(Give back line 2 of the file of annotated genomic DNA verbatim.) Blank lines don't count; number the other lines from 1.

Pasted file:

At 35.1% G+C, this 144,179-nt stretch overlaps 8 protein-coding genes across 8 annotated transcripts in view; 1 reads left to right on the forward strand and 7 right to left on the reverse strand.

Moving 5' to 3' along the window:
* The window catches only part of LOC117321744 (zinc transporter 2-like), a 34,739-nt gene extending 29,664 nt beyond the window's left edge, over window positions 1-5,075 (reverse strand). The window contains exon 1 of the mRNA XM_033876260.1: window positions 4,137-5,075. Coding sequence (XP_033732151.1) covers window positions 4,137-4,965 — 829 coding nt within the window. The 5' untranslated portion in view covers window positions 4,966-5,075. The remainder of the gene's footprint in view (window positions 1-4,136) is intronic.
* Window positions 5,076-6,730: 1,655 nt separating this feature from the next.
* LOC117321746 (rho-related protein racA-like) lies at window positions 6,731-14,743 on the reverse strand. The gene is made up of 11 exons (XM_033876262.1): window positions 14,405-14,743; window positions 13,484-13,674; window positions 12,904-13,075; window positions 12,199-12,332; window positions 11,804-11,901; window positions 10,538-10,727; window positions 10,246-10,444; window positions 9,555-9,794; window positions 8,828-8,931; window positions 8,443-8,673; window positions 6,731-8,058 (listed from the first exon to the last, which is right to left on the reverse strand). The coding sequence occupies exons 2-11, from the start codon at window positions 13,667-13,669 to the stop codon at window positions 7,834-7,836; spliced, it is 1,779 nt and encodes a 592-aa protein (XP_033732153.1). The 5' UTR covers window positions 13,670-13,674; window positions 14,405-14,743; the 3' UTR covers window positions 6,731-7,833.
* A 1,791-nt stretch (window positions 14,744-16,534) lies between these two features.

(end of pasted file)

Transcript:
Moving 5' to 3' along the window: